OpenJurist

452 F2d 1215 Friedman v. N B C Motorcycle Imports Inc P Neilson

452 F.2d 1215

Benjamin FRIEDMAN, Plaintiff-Appellee,
v.
N. B. C. MOTORCYCLE IMPORTS, INC., Defendant-Appellant.
Clarence P. NEILSON, Ziff Davis Publishing Co., Inc.,
Defendants-Appellants-Appellees,
v.
BERLINER MOTOR CORPORATION, Defendant-Appellant.

Nos. 18-20, Dockets 71-1242, 71-1292 and 71-1293.

United States Court of Appeals,
Second Circuit.

Argued Sept. 14, 1971.
Decided Dec. 16, 1971.

Asher Marcus, Leahey & Johnson, New York City, for defendant-appellant N. B. C. Motorcycle Imports, Inc.

E. Richard Rimmels, Jr., Garden City, N. Y. (Montfort, Healy, McGuire & Salley, Richard W. Hartig, Jr., Garden City, N. Y., of counsel), for defendants-appellants-appellees Clarence P. Neilson and Ziff Davis Publishing Co., Inc.

Arthur N. Seiff, Katz & Gantman, New York City, for defendant-appellant Berliner Motor Corp.

Joseph P. Napoli, New York City (Harry H. Lipsig and Joseph B. Castleman, New York City, of counsel), for plaintiff-appellee Benjamin Friedman.

Before MOORE, SMITH and HAYS, Circuit Judges.

J. JOSEPH SMITH, Circuit Judge:

1

Plaintiff Friedman is a young, free lance photographer, who was employed by the defendant Ziff Davis Publishing Co. (hereinafter referred to as "Davis"), publisher of Cycle Magazine, to photograph in motion a new motorcycle to be operated by defendant Neilson, an experienced motorcyclist and associate editor of Davis. Davis borrowed the motorcycle from defendant Berliner Motor Corporation ("Berliner"), a New Jersey firm, which in turn borrowed license plates from defendant N.B.C. Motorcycle Imports, Inc. ("N.B.C."), also a New Jersey firm. The motorcycle was taken from New Jersey to a parking lot in New York, where on a clear, dry day on dry pavement, the shots were taken. Friedman remained stationary on one knee while the motorcycle approached him at speeds of from 15-25 m. p. h. veering at distances variously estimated at 10-15 feet to 20-30 feet, to pass either 1 1/2 to 2 feet, or 3 to 5 feet from Friedman. On the fifth such approach, Neilson veered either too late or not far enough, the left brake lever striking Friedman on the left thigh resulting in a compound fracture of the left ilium.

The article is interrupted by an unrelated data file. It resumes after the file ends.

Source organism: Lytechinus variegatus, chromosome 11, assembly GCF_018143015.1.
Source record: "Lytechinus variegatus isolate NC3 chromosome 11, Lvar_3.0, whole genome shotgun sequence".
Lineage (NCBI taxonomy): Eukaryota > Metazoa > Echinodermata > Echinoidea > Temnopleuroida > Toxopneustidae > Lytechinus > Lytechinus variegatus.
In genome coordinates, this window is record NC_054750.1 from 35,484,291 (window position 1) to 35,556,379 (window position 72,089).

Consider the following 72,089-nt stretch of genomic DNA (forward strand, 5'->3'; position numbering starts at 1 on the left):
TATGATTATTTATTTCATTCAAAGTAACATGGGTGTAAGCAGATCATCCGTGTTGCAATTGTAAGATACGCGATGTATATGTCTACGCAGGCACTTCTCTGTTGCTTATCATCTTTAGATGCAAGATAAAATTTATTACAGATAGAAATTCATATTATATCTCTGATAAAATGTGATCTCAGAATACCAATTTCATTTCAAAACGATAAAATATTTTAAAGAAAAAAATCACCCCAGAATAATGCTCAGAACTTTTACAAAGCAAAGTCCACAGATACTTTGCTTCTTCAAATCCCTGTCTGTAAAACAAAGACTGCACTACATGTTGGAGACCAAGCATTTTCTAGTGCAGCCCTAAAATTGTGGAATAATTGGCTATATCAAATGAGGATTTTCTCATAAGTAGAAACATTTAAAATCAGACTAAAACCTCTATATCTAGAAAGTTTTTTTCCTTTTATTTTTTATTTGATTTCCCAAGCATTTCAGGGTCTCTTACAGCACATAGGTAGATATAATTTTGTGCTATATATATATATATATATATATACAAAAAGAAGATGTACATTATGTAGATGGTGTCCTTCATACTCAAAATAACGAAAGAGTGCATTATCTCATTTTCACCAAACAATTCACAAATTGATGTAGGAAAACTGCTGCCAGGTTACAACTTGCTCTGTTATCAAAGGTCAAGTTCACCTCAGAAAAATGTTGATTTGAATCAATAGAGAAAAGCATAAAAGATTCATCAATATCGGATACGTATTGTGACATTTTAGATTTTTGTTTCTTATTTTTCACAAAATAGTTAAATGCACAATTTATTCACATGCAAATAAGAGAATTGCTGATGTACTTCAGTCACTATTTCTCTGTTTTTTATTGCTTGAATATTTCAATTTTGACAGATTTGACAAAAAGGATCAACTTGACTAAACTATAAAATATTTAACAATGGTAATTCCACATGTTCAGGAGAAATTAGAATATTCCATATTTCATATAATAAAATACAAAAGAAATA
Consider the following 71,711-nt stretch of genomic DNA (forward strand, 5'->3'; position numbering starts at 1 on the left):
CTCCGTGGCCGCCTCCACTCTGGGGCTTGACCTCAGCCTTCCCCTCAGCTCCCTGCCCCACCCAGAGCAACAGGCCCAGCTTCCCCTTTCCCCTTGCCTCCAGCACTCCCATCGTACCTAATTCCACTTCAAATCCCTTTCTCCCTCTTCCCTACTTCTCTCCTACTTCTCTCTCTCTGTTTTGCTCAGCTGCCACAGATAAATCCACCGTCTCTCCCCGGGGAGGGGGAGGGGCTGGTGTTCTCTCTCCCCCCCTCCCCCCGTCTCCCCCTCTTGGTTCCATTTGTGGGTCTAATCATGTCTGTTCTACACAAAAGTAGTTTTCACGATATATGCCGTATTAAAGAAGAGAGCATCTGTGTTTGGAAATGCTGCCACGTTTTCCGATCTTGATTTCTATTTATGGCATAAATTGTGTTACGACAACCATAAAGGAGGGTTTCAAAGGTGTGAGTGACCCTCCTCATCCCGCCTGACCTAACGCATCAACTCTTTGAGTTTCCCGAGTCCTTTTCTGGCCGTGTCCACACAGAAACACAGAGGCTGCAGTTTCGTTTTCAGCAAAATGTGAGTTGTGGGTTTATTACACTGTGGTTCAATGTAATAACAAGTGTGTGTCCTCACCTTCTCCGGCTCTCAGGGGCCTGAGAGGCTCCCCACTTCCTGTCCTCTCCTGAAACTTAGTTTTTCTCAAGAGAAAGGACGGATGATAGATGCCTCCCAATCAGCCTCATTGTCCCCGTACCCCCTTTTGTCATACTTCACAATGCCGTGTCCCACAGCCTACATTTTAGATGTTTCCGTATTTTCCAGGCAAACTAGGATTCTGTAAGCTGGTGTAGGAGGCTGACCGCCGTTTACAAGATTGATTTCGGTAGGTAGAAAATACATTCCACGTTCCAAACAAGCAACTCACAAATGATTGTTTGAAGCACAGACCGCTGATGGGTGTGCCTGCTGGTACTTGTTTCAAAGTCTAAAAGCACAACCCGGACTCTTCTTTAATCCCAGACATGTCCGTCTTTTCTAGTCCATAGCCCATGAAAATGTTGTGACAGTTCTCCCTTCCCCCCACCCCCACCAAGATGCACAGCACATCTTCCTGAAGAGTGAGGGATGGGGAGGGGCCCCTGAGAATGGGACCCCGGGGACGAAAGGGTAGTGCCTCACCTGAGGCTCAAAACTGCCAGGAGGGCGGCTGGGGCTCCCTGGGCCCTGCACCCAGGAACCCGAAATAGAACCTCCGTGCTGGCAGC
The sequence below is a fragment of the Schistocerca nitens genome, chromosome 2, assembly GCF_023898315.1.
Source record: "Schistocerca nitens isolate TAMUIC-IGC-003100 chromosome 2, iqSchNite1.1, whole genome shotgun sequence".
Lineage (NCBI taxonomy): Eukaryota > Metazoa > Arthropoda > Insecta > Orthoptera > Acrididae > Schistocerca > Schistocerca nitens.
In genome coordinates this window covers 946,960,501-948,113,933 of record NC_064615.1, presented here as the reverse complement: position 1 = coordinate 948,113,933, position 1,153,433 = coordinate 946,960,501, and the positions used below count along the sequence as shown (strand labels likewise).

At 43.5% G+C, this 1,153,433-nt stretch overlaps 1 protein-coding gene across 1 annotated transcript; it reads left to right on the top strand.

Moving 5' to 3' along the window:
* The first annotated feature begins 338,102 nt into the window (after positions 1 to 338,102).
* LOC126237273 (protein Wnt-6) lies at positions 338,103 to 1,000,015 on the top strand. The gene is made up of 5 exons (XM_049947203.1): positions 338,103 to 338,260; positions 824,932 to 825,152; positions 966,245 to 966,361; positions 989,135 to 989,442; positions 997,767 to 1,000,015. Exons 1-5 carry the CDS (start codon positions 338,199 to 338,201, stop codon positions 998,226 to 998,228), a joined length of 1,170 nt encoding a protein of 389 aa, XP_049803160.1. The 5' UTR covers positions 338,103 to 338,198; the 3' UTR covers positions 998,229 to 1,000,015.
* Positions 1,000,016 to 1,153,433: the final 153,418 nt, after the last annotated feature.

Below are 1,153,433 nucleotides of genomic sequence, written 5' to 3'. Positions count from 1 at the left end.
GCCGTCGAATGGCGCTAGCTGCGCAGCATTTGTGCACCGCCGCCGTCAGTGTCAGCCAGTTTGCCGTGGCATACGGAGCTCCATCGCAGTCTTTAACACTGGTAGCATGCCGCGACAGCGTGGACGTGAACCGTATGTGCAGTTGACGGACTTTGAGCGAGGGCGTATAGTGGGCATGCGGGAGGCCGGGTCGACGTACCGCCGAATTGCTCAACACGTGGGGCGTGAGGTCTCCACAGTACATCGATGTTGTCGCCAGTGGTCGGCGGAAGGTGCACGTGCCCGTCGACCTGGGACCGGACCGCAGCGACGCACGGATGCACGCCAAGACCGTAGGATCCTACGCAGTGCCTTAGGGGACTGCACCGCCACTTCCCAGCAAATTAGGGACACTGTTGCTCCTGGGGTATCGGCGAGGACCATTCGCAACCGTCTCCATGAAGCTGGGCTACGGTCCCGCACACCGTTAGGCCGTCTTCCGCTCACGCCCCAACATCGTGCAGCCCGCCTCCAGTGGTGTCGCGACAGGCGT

2

The basic issue urged on the court by all defendants is that Friedman was guilty either of contributory negligence or assumption of risk or both as a matter of law, and they therefore are entitled to a reversal coupled with a directed verdict; or, if not that, the defense of assumption of risk was erroneously foreclosed from the jury, entitling them to a new trial. All defendants also urge that the verdict is clearly excessive.

3

Looking first to the claim of excessiveness, we find no justification for reducing the amount. We may not reduce a damage award on appeal unless "the amount is so high that it would be a denial of justice to permit it to stand." Dagnello v. Long Island R.R., 289 F.2d 797 (2d Cir. 1961). See also, Grunenthal v. Long Island R.R., 393 U.S. 156, 89 S.Ct. 331, 21 L.Ed.2d 309 (1968). Here there was a showing of some $11,400 special damage, a hip fracture exposing the bone and requiring removal of chips, five operations and skin grafting resulting in pronounced scarring of both legs. There was evidence of substantial pain and an osteomyelitis with uncertain prognosis for the future. A verdict of $80,000 under these circumstances, while large, cannot be said to be grossly excessive, scandalous or "so high that it would be a denial of justice to permit it to stand."